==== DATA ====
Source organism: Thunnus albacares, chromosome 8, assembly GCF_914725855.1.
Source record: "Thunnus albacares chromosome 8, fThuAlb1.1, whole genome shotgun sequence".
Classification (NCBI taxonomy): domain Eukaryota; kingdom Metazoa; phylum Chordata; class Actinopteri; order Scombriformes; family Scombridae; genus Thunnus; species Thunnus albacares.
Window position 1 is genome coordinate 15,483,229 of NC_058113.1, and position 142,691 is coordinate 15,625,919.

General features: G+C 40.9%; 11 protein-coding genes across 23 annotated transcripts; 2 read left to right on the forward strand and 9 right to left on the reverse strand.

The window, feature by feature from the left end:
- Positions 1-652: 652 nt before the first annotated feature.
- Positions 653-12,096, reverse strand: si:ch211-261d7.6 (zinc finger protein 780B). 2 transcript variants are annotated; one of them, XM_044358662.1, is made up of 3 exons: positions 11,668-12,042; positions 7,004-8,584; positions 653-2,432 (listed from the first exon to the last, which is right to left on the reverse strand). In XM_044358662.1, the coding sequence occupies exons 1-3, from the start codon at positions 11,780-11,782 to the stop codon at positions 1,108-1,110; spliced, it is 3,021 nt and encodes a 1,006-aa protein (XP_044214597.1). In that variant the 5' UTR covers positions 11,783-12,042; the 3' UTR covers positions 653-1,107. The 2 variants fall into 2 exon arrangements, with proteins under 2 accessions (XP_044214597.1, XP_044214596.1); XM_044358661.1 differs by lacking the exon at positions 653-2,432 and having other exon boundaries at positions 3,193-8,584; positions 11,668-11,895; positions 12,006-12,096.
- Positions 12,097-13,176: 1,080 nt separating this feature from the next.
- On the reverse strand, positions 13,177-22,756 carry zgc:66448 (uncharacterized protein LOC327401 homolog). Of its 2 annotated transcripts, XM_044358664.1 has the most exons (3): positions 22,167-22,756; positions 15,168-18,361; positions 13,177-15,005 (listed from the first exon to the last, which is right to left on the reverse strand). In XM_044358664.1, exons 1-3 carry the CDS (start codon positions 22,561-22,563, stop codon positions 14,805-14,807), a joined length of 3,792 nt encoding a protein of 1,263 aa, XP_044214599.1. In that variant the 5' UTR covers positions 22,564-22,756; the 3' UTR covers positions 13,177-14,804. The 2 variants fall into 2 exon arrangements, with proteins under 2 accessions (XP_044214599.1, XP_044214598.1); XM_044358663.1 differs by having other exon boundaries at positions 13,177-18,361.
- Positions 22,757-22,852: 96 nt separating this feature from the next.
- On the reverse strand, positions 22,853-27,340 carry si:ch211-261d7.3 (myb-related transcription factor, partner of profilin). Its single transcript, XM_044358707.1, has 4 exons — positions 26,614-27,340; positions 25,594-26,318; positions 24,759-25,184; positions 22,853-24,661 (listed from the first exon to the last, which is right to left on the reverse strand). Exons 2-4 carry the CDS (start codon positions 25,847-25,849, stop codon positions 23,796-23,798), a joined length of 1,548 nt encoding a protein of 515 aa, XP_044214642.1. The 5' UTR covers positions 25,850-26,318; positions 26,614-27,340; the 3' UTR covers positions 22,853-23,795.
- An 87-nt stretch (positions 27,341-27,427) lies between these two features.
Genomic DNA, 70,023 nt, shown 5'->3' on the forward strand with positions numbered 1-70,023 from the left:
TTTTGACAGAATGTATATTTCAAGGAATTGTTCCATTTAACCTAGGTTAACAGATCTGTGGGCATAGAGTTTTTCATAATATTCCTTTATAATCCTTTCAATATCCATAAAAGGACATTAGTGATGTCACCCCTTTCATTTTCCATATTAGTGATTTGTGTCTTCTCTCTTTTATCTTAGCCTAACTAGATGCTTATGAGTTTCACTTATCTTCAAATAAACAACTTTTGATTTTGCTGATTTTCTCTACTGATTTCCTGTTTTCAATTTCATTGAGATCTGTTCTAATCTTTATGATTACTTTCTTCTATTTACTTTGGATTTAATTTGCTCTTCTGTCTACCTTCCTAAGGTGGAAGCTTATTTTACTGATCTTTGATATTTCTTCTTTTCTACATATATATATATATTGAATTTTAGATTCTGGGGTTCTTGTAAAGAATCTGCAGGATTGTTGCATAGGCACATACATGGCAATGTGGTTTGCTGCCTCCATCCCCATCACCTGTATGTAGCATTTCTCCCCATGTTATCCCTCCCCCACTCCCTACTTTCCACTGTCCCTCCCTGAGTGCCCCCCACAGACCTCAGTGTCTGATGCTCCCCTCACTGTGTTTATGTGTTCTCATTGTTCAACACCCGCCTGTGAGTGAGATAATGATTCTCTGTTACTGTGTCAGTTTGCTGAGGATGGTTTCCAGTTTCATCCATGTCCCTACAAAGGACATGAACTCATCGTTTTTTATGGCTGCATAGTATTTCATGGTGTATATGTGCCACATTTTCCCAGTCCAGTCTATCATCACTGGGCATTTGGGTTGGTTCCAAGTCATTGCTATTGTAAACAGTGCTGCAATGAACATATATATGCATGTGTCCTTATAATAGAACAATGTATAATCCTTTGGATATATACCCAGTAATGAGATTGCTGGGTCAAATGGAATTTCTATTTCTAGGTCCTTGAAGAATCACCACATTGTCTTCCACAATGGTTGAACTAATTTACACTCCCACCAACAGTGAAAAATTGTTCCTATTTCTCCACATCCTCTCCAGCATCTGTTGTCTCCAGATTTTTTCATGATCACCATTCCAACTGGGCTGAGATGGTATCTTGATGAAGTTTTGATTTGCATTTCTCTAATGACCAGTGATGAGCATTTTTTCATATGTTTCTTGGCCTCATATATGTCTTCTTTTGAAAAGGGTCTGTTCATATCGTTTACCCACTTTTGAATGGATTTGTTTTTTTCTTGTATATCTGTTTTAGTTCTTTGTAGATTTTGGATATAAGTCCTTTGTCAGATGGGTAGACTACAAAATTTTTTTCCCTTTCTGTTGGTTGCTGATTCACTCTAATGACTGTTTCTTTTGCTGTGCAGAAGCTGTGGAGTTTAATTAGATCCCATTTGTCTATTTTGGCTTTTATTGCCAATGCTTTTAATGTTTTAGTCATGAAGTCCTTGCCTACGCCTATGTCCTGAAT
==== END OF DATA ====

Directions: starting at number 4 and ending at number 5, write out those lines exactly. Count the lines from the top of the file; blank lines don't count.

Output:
Window position 1 is genome coordinate 15,483,229 of NC_058113.1, and position 142,691 is coordinate 15,625,919.

General features: G+C 40.9%; 11 protein-coding genes across 23 annotated transcripts; 2 read left to right on the forward strand and 9 right to left on the reverse strand.